view from central park

Prayer and Adam, of blessed memory


It gets harder and harder with each prayer project. As I get older, when disappointment and painful silence of unanswered prayers stares you in the face, you feel quieter and more humbled each time.

When I was younger I knew G-d well. I could speak for G-d with certitude. As the years pass, still believing in the power of prayer, the focus of it has shifted for me. Prayer becomes more about myself, about people, community, and about empathy. Not necessarily only about G-d.

Adam Krief — Adam Moshe Chaim ben Olga — whose journey many of us followed, has died. Granted, scientifically the likelihood of his healing was remote. I hate hearing of those stem cell transplants — on the one hand it offers a last hope, on the other, too many painful failed stories.

But then you think about Jay Feinberg of The Gift of Life, who brought awareness about being a donor into our Jewish community over 20 years ago, whose existence is miraculous and a testament to times when a transplant can be successful.

Adam’s campaign was dubbed “Hope4Adam.” And that’s what we were inspired to carry … hope for Adam. So we all prayed for a miracle for Adam. When the news spread that a match was found, it seemed he might have found his miracle.

But then, due to complications, he died.

Adam mobilized tens of thousands of strangers he’d never met into a congregation of worldwide communal prayer. Strangers were brought together, united by caring for the plight of Adam and his beautiful young family. So many were emotionally invested, making an effort to increase kindness in the world, hoping this could be a merit for his healing.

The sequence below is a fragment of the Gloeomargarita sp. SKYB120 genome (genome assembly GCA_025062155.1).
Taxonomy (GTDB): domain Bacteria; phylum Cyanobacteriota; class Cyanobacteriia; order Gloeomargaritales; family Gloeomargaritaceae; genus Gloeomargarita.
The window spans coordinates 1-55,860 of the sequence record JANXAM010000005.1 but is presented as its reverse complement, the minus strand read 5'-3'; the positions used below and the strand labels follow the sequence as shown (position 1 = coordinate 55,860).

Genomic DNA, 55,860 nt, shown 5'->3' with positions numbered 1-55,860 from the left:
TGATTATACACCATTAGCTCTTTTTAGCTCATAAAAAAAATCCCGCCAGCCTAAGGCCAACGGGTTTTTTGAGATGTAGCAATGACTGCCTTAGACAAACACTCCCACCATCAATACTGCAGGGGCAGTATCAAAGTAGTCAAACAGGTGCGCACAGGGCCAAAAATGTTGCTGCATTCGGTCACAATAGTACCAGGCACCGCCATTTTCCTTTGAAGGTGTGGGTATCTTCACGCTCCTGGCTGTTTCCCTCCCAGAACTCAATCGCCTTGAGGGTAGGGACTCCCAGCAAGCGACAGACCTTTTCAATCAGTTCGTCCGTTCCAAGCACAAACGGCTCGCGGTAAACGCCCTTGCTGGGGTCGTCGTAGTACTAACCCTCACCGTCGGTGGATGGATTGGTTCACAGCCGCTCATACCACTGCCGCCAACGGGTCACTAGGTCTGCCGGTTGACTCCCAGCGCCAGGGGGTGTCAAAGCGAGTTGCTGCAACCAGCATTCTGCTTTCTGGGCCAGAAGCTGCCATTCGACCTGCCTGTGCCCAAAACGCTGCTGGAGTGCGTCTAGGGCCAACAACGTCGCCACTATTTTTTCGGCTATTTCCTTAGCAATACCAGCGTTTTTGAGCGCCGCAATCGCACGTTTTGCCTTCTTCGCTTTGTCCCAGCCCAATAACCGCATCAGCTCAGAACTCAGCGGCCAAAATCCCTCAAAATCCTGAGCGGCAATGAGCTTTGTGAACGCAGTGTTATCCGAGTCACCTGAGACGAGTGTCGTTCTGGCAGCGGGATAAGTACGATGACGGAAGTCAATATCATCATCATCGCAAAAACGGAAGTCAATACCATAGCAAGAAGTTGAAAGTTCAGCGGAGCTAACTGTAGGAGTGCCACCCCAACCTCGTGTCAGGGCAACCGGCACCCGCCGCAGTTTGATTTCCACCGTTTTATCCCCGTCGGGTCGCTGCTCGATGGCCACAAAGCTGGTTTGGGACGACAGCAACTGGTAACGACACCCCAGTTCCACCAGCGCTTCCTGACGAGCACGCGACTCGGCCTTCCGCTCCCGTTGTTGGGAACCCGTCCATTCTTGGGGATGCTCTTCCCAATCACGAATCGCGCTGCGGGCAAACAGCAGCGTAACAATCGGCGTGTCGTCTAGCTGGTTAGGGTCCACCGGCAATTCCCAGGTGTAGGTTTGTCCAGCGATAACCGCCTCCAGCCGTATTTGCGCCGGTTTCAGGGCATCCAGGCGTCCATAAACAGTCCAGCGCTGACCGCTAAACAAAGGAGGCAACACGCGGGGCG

Other matches were found and lives saved because of Adam. In fact, the number of drives held in four months was unprecedented — an outpouring of love from the Jewish community, his Jewish family. Literally. Because the more people tested from similar genetic pool, the greater the chances of finding a compatible match.

Beyond genetics, though, it’s in times like these that you really feel how Jews are there for one another, like family.

These tragedies try the soul and test our faith, though. No one should ever have to go through this.

Our prayers didn’t save Adam’s life. But they certainly changed us as a community. They brought strangers together and generated so much goodness.

The truth is, in my heart, the sadness I feel leads me to say to myself, “Who cares … but he died.” It would be better that no one get ill than someone be a catalyst through pain to increase kindness in the world.

But that’s when the humility sets in. The incomprehensibility of G-d and of it all. These are the VaYidom Aharon (“And Aaron was silent”) moments of life. When we understand how little we understand. And there is acceptance of that.

Because, G-d, we’ll never understand. That is not our province.

What is our province is what we do with this world that G-d hands us.

With the incomprehensible pain of the Adam Krief story, of knowing three little children are left fatherless, the part that was in our hands, the part that was up to the people, couldn’t have been more caring, more loving, more unifying. That aspect of prayer is still powerful.

I realize more and more that prayer is about us and our response to the world around us — making an effort to bring grace and empathy, concentrating and converging so many different positive energies for the sake of someone’s well being — that’s prayer.

There are so many other ways to do that, you might say. So, why prayer?

Aside from the acts of kindness, prayer is our way of carrying a torch of hope for going beyond the current reality. It is our way of living with the person undergoing a painful time, in hope, in G-dliness, in empathy. In saying, maybe things can change. 

Ultimately, though, I think prayer is a kind of unexplainable humility in surrendering to the mystery of this world.

All this doesn’t change the terrible loss and absence of Adam Krief. The silence of such unanswered prayers is deafening. Yet, that silent vacuum was filled with voices of love from total strangers; thousands of prayers and voices accompanied Adam from this world to what comes next. If Adam’s decree to die was in place regardless, those prayers at least accompanied him in his moments of transition, so he was not alone. 

None of this changes the pain, the loss, or the questions. Yet, even when prayers do not effectuate the desired outcome, perhaps that is part of the power of prayer, even if not its essence.

May Adam’s memory be for a blessing. Yehi zichro baruch. May his family be comforted.

Copyright Intermountain Jewish News